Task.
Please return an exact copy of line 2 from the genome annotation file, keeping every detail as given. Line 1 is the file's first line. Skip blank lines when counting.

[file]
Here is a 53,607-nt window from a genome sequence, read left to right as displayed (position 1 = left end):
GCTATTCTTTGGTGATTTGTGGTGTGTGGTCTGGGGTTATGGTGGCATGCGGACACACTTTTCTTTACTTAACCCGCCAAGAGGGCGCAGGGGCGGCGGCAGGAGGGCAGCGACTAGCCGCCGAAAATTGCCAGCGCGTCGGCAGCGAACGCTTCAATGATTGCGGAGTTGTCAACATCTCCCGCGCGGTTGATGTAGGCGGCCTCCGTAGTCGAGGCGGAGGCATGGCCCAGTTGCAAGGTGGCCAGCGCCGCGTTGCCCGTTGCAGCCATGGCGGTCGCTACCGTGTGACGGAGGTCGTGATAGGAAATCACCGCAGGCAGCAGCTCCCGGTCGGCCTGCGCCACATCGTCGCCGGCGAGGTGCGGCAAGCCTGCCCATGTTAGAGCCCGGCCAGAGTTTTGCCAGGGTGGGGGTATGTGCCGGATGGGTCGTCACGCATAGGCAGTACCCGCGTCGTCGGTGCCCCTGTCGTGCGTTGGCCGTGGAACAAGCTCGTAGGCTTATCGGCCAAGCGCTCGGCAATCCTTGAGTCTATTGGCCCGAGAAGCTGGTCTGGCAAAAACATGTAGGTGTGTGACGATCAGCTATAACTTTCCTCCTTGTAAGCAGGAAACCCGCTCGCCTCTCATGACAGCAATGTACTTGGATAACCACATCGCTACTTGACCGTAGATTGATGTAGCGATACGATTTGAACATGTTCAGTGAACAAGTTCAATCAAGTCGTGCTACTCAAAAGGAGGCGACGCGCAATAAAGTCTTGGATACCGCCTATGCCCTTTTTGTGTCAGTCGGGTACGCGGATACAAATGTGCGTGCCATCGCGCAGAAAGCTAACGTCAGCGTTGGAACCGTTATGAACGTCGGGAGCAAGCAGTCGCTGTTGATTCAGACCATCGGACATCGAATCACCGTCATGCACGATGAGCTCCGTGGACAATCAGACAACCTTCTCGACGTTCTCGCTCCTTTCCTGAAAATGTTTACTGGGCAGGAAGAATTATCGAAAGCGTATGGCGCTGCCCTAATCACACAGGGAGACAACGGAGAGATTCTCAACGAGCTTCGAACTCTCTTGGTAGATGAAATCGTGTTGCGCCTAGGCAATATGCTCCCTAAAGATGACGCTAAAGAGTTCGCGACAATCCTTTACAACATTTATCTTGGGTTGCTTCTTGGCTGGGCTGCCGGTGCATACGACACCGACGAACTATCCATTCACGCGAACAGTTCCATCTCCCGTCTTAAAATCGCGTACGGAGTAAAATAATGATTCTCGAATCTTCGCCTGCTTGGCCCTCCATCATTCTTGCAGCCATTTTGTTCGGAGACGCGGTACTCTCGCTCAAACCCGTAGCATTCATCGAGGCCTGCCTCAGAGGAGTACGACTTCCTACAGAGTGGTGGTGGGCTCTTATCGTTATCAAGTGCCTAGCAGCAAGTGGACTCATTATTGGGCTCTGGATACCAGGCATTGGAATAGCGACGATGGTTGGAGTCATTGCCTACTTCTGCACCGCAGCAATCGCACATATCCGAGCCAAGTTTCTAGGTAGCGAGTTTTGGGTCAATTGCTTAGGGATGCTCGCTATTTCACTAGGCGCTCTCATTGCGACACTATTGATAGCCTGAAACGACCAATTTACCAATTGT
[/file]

GCTATTCTTTGGTGATTTGTGGTGTGTGGTCTGGGGTTATGGTGGCATGCGGACACACTTTTCTTTACTTAACCCGCCAAGAGGGCGCAGGGGCGGCGGCAGGAGGGCAGCGACTAGCCGCCGAAAATTGCCAGCGCGTCGGCAGCGAACGCTTCAATGATTGCGGAGTTGTCAACATCTCCCGCGCGGTTGATGTAGGCGGCCTCCGTAGTCGAGGCGGAGGCATGGCCCAGTTGCAAGGTGGCCAGCGCCGCGTTGCCCGTTGCAGCCATGGCGGTCGCTACCGTGTGACGGAGGTCGTGATAGGAAATCACCGCAGGCAGCAGCTCCCGGTCGGCCTGCGCCACATCGTCGCCGGCGAGGTGCGGCAAGCCTGCCCATGTTAGAGCCCGGCCAGAGTTTTGCCAGGGTGGGGGTATGTGCCGGATGGGTCGTCACGCATAGGCAGTACCCGCGTCGTCGGTGCCCCTGTCGTGCGTTGGCCGTGGAACAAGCTCGTAGGCTTATCGGCCAAGCGCTCGGCAATCCTTGAGTCTATTGGCCCGAGAAGCTGGTCTGGCAAAAACATGTAGGTGTGTGACGATCAGCTATAACTTTCCTCCTTGTAAGCAGGAAACCCGCTCGCCTCTCATGACAGCAATGTACTTGGATAACCACATCGCTACTTGACCGTAGATTGATGTAGCGATACGATTTGAACATGTTCAGTGAACAAGTTCAATCAAGTCGTGCTACTCAAAAGGAGGCGACGCGCAATAAAGTCTTGGATACCGCCTATGCCCTTTTTGTGTCAGTCGGGTACGCGGATACAAATGTGCGTGCCATCGCGCAGAAAGCTAACGTCAGCGTTGGAACCGTTATGAACGTCGGGAGCAAGCAGTCGCTGTTGATTCAGACCATCGGACATCGAATCACCGTCATGCACGATGAGCTCCGTGGACAATCAGACAACCTTCTCGACGTTCTCGCTCCTTTCCTGAAAATGTTTACTGGGCAGGAAGAATTATCGAAAGCGTATGGCGCTGCCCTAATCACACAGGGAGACAACGGAGAGATTCTCAACGAGCTTCGAACTCTCTTGGTAGATGAAATCGTGTTGCGCCTAGGCAATATGCTCCCTAAAGATGACGCTAAAGAGTTCGCGACAATCCTTTACAACATTTATCTTGGGTTGCTTCTTGGCTGGGCTGCCGGTGCATACGACACCGACGAACTATCCATTCACGCGAACAGTTCCATCTCCCGTCTTAAAATCGCGTACGGAGTAAAATAATGATTCTCGAATCTTCGCCTGCTTGGCCCTCCATCATTCTTGCAGCCATTTTGTTCGGAGACGCGGTACTCTCGCTCAAACCCGTAGCATTCATCGAGGCCTGCCTCAGAGGAGTACGACTTCCTACAGAGTGGTGGTGGGCTCTTATCGTTATCAAGTGCCTAGCAGCAAGTGGACTCATTATTGGGCTCTGGATACCAGGCATTGGAATAGCGACGATGGTTGGAGTCATTGCCTACTTCTGCACCGCAGCAATCGCACATATCCGAGCCAAGTTTCTAGGTAGCGAGTTTTGGGTCAATTGCTTAGGGATGCTCGCTATTTCACTAGGCGCTCTCATTGCGACACTATTGATAGCCTGAAACGACCAATTTACCAATTGT